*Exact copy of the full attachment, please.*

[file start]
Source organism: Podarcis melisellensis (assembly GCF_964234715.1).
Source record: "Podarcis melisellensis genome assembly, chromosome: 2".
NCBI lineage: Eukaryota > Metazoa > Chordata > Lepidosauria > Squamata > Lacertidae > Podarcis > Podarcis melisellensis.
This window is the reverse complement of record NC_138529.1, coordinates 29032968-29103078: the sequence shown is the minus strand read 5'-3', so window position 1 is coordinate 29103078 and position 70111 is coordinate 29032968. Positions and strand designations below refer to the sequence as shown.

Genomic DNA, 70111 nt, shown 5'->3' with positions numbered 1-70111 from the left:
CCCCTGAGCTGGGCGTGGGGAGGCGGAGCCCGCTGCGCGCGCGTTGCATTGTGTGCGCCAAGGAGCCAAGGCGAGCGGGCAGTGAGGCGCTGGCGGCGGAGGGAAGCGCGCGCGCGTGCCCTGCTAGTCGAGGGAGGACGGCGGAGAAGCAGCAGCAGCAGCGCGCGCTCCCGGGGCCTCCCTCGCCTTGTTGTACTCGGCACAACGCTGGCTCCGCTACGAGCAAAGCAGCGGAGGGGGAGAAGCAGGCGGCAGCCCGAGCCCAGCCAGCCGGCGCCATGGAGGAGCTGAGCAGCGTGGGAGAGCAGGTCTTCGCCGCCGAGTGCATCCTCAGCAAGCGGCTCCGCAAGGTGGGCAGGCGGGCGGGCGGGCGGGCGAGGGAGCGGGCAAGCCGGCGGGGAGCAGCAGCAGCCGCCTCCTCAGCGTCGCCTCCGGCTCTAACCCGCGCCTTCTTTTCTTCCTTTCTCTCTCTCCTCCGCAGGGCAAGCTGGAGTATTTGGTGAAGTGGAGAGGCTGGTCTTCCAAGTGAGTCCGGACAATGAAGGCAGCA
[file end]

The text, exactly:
Source organism: Podarcis melisellensis (assembly GCF_964234715.1).
Source record: "Podarcis melisellensis genome assembly, chromosome: 2".
NCBI lineage: Eukaryota > Metazoa > Chordata > Lepidosauria > Squamata > Lacertidae > Podarcis > Podarcis melisellensis.
This window is the reverse complement of record NC_138529.1, coordinates 29032968-29103078: the sequence shown is the minus strand read 5'-3', so window position 1 is coordinate 29103078 and position 70111 is coordinate 29032968. Positions and strand designations below refer to the sequence as shown.

Genomic DNA, 70111 nt, shown 5'->3' with positions numbered 1-70111 from the left:
CCCCTGAGCTGGGCGTGGGGAGGCGGAGCCCGCTGCGCGCGCGTTGCATTGTGTGCGCCAAGGAGCCAAGGCGAGCGGGCAGTGAGGCGCTGGCGGCGGAGGGAAGCGCGCGCGCGTGCCCTGCTAGTCGAGGGAGGACGGCGGAGAAGCAGCAGCAGCAGCGCGCGCTCCCGGGGCCTCCCTCGCCTTGTTGTACTCGGCACAACGCTGGCTCCGCTACGAGCAAAGCAGCGGAGGGGGAGAAGCAGGCGGCAGCCCGAGCCCAGCCAGCCGGCGCCATGGAGGAGCTGAGCAGCGTGGGAGAGCAGGTCTTCGCCGCCGAGTGCATCCTCAGCAAGCGGCTCCGCAAGGTGGGCAGGCGGGCGGGCGGGCGGGCGAGGGAGCGGGCAAGCCGGCGGGGAGCAGCAGCAGCCGCCTCCTCAGCGTCGCCTCCGGCTCTAACCCGCGCCTTCTTTTCTTCCTTTCTCTCTCTCCTCCGCAGGGCAAGCTGGAGTATTTGGTGAAGTGGAGAGGCTGGTCTTCCAAGTGAGTCCGGACAATGAAGGCAGCA